STOCKS TO TRADE: There are over 4,000 stocks trading on the Bulletin Board today. Proactive public companies without a Wall Street following care about creating interest in their stock. As they grow they might require another round of financing. The better their stock trades the less dilution existing shareholders will suffer. This is where Stockreporter.de comes in.

Through our website Stockreporter.de and our partner websites we now have over 250,000 readers per month. The leverage of all these eyeballs, along with the recent market correction, has put us in a position to choose from some very exciting young companies for upcoming profiles. In future profiles we will only feature companies that we believe are likely to obtain their full NASDAQ listing (Small Cap or National Market) within six months of the release. Although there is no rational reason for it, making the jump from the OTC Bulletin Board to the NASDAQ seems to result in double in stock price.

INVESTMENT STRATEGY: A good strategy to use in a market like this BB segment is to allocate a certain portion of your capital to a stock you want to own. Start out by investing no more than 20% of the total amount you are prepared to commit in any single stock. That way you can add to the position if the stock trades lower and take advantage of other people’s weakness. This only applies to investors that are prepared to hold for at least three to six months.

A very important rule in a market like this: never buy a stock at the market when it gaps open. A gap occurs when a stock opens at a much higher price than it closed at the previous day. In a market like this, 80% of the time that stock will drop back down and fill the gap. Market makers have been using gaps to line their pockets with money from investors for years.

When market makers have market orders for a stock at the open, they will often take the stock up, fill the market orders at the higher price by shorting it to investors, and then drive the price back down. Then when they have scared enough people into selling, they cover their short and walk away with a tidy trading profit.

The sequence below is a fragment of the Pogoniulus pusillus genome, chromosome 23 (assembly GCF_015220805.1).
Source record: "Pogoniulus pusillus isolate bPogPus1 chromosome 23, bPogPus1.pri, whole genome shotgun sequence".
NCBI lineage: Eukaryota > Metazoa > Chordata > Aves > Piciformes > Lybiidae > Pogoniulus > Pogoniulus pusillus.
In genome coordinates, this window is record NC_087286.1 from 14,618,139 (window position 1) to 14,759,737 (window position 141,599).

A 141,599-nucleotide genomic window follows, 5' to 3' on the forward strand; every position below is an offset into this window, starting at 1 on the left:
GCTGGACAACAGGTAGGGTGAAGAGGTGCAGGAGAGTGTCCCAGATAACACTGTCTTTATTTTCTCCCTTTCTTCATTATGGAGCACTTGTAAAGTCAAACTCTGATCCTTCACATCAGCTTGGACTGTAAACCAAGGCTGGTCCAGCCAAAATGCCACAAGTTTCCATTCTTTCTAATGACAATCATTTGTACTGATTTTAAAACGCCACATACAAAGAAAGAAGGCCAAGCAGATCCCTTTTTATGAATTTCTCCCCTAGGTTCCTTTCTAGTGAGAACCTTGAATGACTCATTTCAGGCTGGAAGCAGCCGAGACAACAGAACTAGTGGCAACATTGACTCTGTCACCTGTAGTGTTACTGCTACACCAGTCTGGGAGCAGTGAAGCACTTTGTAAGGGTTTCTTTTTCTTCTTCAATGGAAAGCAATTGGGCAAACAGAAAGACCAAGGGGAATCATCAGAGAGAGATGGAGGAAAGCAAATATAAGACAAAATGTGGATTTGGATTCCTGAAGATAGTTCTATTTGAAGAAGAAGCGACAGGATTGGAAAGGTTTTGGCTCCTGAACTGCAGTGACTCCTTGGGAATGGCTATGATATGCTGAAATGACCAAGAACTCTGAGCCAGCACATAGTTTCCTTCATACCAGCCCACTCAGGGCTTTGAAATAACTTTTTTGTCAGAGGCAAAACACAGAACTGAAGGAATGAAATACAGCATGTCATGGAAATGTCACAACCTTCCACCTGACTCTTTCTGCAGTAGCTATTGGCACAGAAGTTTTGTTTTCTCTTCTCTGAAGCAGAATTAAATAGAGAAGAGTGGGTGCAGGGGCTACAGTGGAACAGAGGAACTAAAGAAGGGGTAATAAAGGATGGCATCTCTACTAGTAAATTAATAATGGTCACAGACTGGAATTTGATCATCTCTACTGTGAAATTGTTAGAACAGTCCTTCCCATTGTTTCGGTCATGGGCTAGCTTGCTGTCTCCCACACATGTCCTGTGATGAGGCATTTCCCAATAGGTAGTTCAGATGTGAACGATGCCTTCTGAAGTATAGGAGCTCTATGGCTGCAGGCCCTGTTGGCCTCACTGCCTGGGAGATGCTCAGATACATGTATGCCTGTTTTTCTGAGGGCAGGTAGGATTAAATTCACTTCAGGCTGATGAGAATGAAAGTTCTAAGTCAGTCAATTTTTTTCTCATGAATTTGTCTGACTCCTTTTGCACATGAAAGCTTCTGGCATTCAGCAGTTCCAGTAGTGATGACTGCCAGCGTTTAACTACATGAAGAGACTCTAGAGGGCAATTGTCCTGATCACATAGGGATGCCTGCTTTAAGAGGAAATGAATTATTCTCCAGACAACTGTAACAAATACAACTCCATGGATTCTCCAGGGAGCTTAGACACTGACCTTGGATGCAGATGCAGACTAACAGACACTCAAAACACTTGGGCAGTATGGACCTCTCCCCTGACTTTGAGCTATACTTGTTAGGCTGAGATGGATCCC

THE NEW BBX: The BBXSM is a proposed new marketplace that will eventually take the place of the BB. The BBX will appeal to many of the same companies that are currently quoted on the BB, but will be a higher quality market.

The BBX will have qualitative listing standards, but will have no minimum share price, market capitalization, or shareholder equity requirements. In addition, the BBX will have an electronic trading system to allow order negotiation and automatic execution. The new system will bring increased speed and reliability to trade executions, as well as improve the overall transparency of the marketplace.

BBX listing requirements have been created to provide an opportunity for the largest number of current BB issuers to continue trading in the new listed environment, while at the same time offering a full complement of qualitative standards to provide enhanced protection to investors. Under these listing requirements, companies must meet qualitative standards, but not do not have to meet financial or minimum share price standards.